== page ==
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|Silk Screen Print||15.5 x 12.5 inches
(400 x 316 mm)
Open edition of signed and numbered gold on black Mahakala screen prints now available in A3 size (15.5 x 12.5 inches).
This drawing depicts the protector Mahakala in his six-armed aspect as the main protector of the Shangpa Kagyu Tradition. Mahakala (Tib. Gonpo), the 'great black one', stands in an upright posture (samapada) with his heels together as he tramples underfoot the prostrate form of Ganapati on his golden sun disc and multicoloured lotus, which rests upon a vajra-rock formation. Ganapati, the elephant-headed son of Shiva and Parvati, is white in colour and wears divine silks and jewel ornaments. He lies upon his side in a sleeping posture, with his right and left hands holding a white radish (mueli) complete with leaves, and a jewel-disgorging mongoose. The force of Mahakala's weight is sufficient to 'crush the three worlds', which causes a cascade of jewels to stream from Ganapati's mouth, anus, and the pores of his skin onto Mahakala's sun disc. In Buddhism Ganapati is regarded as both a creator and a remover of obstacles, and he is particularly associated with wealth and also with being subjugated by Mahakala in certain legends.
Mahakala is extremely wrathful and blue-black in colour, like the 'clouds at the end of time'. His fierce face has three round, red and piercing eyes, upward blazing red facial hair, and a gaping mouth that reveals his sharp teeth, four fangs, and twisting red tongue. He laughs ferociously as he roars out the syllables HA HA HUM HUM PHAT PHAT, which grinds to dust all maras, enemies, and obstructive demons. His forehead is smeared with cemetery ash, his cheeks and nose with fresh blood, and his chin and throat with human fat. His tawny hair streams upward above his five-skull crown, and crowning the top of his head is a blue snake binding an iron half-vajra, which contains the seed-syllable HUM of Akshobhya Buddha, the 'Lord of the Vajra Family' to whom Mahakala belongs.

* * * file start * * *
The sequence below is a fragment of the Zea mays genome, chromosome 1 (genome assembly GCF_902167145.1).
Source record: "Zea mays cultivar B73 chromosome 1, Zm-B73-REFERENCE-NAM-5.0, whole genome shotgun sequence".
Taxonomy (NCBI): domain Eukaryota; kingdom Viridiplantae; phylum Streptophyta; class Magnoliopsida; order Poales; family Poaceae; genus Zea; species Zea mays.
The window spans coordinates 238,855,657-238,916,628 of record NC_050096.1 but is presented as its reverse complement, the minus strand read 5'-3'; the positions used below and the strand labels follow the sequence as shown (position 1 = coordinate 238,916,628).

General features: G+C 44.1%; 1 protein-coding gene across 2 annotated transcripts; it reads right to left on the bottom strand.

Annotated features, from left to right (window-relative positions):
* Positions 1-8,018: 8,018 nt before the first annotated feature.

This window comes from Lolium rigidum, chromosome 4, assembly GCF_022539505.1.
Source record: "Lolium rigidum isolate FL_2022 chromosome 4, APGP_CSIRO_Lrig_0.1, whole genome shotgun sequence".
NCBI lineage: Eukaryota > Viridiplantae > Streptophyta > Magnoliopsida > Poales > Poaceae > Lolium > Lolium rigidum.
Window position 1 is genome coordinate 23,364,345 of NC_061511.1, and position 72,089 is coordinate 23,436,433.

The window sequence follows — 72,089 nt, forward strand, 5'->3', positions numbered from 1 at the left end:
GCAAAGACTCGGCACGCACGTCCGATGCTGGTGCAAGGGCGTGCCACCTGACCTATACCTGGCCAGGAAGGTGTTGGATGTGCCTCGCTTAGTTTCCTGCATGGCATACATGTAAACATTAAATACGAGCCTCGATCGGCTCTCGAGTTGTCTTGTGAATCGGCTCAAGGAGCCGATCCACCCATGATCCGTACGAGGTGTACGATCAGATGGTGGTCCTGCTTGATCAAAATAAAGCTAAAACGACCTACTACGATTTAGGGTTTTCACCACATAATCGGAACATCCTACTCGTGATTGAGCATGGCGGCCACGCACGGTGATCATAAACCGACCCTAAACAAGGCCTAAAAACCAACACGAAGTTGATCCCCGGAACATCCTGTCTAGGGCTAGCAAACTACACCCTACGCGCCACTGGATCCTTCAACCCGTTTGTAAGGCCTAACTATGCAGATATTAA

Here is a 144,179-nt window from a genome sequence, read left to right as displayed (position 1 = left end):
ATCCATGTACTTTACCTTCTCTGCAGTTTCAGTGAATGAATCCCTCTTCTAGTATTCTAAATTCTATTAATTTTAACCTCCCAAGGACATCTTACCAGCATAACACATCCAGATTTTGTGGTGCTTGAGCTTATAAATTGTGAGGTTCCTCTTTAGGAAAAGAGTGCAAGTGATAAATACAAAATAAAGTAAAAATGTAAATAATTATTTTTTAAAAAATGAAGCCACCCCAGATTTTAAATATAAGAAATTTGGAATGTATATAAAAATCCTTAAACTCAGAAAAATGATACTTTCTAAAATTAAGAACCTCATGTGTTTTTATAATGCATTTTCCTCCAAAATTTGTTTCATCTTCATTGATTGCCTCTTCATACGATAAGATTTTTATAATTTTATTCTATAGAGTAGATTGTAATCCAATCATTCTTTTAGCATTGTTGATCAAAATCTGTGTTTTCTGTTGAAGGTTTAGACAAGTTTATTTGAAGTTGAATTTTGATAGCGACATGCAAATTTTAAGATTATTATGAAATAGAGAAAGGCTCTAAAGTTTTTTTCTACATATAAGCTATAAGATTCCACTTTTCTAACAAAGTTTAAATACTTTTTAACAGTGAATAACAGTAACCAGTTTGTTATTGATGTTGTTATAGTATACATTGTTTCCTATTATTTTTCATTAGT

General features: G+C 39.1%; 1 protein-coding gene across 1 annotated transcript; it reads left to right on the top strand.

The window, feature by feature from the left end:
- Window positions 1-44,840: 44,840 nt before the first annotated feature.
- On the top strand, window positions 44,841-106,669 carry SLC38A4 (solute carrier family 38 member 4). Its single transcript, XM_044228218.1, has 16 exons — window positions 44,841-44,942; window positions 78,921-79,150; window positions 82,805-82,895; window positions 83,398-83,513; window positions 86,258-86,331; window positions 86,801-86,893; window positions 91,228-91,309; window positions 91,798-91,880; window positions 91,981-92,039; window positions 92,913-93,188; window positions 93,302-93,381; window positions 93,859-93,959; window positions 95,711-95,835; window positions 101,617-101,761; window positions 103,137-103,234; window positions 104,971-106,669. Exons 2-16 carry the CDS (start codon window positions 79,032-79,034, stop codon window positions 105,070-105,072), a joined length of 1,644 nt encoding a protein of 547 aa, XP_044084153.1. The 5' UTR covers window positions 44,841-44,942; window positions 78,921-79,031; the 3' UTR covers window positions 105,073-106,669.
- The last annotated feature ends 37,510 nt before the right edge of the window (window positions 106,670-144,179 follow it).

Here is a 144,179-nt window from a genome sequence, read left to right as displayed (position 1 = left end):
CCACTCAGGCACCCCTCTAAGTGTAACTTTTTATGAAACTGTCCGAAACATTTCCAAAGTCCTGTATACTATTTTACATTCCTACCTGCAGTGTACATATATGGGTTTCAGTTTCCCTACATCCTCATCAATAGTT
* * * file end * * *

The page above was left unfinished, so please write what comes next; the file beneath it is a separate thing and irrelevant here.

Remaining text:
As garments Mahakala wears a tiger-skin loincloth that it bound by a green silk belt, and a decorative and protective vajra-scarf that circles around his upper body with long silken ends that billow about his two principal arms and lower body. The freshly flayed and bloody skin of an elephant is stretched across his back, with its head and forelegs to his right, and its tail and hind legs to his left. Around his neck he wears a garland of fifty freshly severed and blood-dripping heads, and a green serpent as a sacred thread. He wears ornaments of gold, the six bone ornaments, and small naga-serpents coil around his bracelets, armlets and anklets, which are also garlanded with little silver bells that tinkle from the tremulous energy of his body.
With his first two right and left hands he pounds a crescent-shaped vajra-chopper into a skull-cup in front of his heart, with the skull-cup containing his sustenance of the fresh blood and raw flesh of enemies and obstructive demons. With his second right hand he holds aloft a bone rosary fashioned as carved dry white skulls, and with his third right hand he rattles a damaru or pellet-drum. With his second left hand he holds aloft a skull-sealed trident with silk ribbons, and with his third left hand he holds a black vajra-noose. Mahakala shines with an unbearable brilliance amidst a blazing mass of wisdom fire, and his back is supported by the trunk of a vast sandalwood tree, the dense canopy of which appears behind the fiery tongues of his aura. He abides within a landscape of swirling clouds, angular rocks and turbulent water. In the foreground are a bowl of auspicious offerings, two small sacks of medicinal pills, and three blazing skulls. The central skull-cup contains swirling nectar or alcohol, and the other two upturned skulls contain a fire offering, and a wrathful offering of the five sense organs: nose (smell), tongue (taste), ears (sound), eyes (sight), and a heart (touch).
© text by Robert Beer